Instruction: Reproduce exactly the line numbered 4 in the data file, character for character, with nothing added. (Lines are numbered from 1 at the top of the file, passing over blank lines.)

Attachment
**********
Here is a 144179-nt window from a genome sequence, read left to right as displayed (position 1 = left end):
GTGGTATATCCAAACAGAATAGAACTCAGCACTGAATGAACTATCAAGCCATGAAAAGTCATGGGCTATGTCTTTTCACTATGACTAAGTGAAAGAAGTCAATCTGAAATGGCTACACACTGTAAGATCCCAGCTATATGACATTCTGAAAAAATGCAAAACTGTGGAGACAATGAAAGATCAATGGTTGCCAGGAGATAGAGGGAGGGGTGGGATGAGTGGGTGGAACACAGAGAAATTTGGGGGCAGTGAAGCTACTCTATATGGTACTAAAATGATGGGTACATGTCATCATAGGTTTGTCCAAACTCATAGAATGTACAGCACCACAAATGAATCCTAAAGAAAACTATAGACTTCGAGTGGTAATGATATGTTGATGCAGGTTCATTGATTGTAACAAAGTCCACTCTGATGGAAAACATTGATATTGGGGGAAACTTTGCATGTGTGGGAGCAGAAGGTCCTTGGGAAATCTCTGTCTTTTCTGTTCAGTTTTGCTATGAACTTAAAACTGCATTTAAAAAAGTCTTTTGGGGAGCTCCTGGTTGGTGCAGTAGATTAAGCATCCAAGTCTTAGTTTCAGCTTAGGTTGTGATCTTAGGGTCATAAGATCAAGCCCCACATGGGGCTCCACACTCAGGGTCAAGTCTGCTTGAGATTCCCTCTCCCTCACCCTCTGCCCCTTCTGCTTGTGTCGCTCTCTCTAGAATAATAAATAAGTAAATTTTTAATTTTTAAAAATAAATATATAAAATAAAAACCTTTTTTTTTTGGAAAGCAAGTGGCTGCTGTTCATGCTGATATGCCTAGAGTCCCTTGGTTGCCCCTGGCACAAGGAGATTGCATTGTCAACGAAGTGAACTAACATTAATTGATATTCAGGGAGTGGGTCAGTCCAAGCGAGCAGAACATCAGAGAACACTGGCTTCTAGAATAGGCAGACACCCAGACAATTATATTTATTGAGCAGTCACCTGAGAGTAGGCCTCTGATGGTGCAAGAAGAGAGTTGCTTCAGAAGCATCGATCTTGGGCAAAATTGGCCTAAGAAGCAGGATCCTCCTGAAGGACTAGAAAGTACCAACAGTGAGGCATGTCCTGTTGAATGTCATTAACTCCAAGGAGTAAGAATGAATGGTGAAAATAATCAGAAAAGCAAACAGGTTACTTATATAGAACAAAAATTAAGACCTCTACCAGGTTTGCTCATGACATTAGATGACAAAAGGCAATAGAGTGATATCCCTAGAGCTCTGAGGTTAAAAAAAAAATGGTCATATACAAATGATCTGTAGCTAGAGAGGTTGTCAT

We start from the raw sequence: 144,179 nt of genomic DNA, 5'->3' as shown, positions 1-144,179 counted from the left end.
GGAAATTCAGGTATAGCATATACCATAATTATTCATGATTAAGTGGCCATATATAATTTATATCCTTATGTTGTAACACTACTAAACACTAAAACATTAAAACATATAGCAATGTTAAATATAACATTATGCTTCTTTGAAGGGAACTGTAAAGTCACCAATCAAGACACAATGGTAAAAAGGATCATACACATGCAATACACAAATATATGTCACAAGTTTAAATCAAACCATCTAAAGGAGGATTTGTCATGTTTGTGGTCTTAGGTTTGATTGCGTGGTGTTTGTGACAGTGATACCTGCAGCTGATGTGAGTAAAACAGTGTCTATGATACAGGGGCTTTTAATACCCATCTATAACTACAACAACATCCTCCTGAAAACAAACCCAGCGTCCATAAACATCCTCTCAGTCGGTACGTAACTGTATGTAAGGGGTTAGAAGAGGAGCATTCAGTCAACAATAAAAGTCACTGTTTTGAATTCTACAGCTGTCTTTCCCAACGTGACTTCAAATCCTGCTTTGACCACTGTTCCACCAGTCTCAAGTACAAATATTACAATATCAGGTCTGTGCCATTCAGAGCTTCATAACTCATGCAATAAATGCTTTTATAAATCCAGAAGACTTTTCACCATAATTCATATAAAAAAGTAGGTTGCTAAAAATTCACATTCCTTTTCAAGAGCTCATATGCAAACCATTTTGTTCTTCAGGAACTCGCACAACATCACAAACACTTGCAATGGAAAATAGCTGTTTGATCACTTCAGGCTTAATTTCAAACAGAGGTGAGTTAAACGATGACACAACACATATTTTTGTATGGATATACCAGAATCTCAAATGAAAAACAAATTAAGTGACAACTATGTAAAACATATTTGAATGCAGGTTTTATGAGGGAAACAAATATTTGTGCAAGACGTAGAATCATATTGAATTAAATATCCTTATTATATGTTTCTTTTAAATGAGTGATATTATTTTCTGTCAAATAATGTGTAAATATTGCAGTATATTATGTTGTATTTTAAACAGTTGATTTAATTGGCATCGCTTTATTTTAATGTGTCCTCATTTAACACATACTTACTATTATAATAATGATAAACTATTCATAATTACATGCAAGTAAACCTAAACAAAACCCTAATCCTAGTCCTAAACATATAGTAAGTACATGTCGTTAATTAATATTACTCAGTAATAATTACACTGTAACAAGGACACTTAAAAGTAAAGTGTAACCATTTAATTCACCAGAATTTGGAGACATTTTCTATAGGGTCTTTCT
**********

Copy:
GGAAATTCAGGTATAGCATATACCATAATTATTCATGATTAAGTGGCCATATATAATTTATATCCTTATGTTGTAACACTACTAAACACTAAAACATTAAAACATATAGCAATGTTAAATATAACATTATGCTTCTTTGAAGGGAACTGTAAAGTCACCAATCAAGACACAATGGTAAAAAGGATCATACACATGCAATACACAAATATATGTCACAAGTTTAAATCAAACCATCTAAAGGAGGATTTGTCATGTTTGTGGTCTTAGGTTTGATTGCGTGGTGTTTGTGACAGTGATACCTGCAGCTGATGTGAGTAAAACAGTGTCTATGATACAGGGGCTTTTAATACCCATCTATAACTACAACAACATCCTCCTGAAAACAAACCCAGCGTCCATAAACATCCTCTCAGTCGGTACGTAACTGTATGTAAGGGGTTAGAAGAGGAGCATTCAGTCAACAATAAAAGTCACTGTTTTGAATTCTACAGCTGTCTTTCCCAACGTGACTTCAAATCCTGCTTTGACCACTGTTCCACCAGTCTCAAGTACAAATATTACAATATCAGGTCTGTGCCATTCAGAGCTTCATAACTCATGCAATAAATGCTTTTATAAATCCAGAAGACTTTTCACCATAATTCATATAAAAAAGTAGGTTGCTAAAAATTCACATTCCTTTTCAAGAGCTCATATGCAAACCATTTTGTTCTTCAGGAACTCGCACAACATCACAAACACTTGCAATGGAAAATAGCTGTTTGATCACTTCAGGCTTAATTTCAAACAGAGGTGAGTTAAACGATGACACAACACATATTTTTGTATGGATATACCAGAATCTCAAATGAAAAACAAATTAAGTGACAACTATGTAAAACATATTTGAATGCAGGTTTTATGAGGGAAACAAATATTTGTGCAAGACGTAGAATCATATTGAATTAAATATCCTTATTATATGTTTCTTTTAAATGAGTGATATTATTTTCTGTCAAATAATGTGTAAATATTGCAGTATATTATGTTGTATTTTAAACAGTTGATTTAATTGGCATCGCTTTATTTTAATGTGTCCTCATTTAACACATACTTACTATTATAATAATGATAAACTATTCATAATTACATGCAAGTAAACCTAAACAAAACCCTAATCCTAGTCCTAAACATATAGTAAGTACATGTCGTTAATTAATATTACTCAGTAATAATTACACTGTAACAAGGACACTTAAAAGTAAAGTGTAACCATTTAATTCACCAGAATTTGGAGACATTTTCTATAGGGTCTTTCT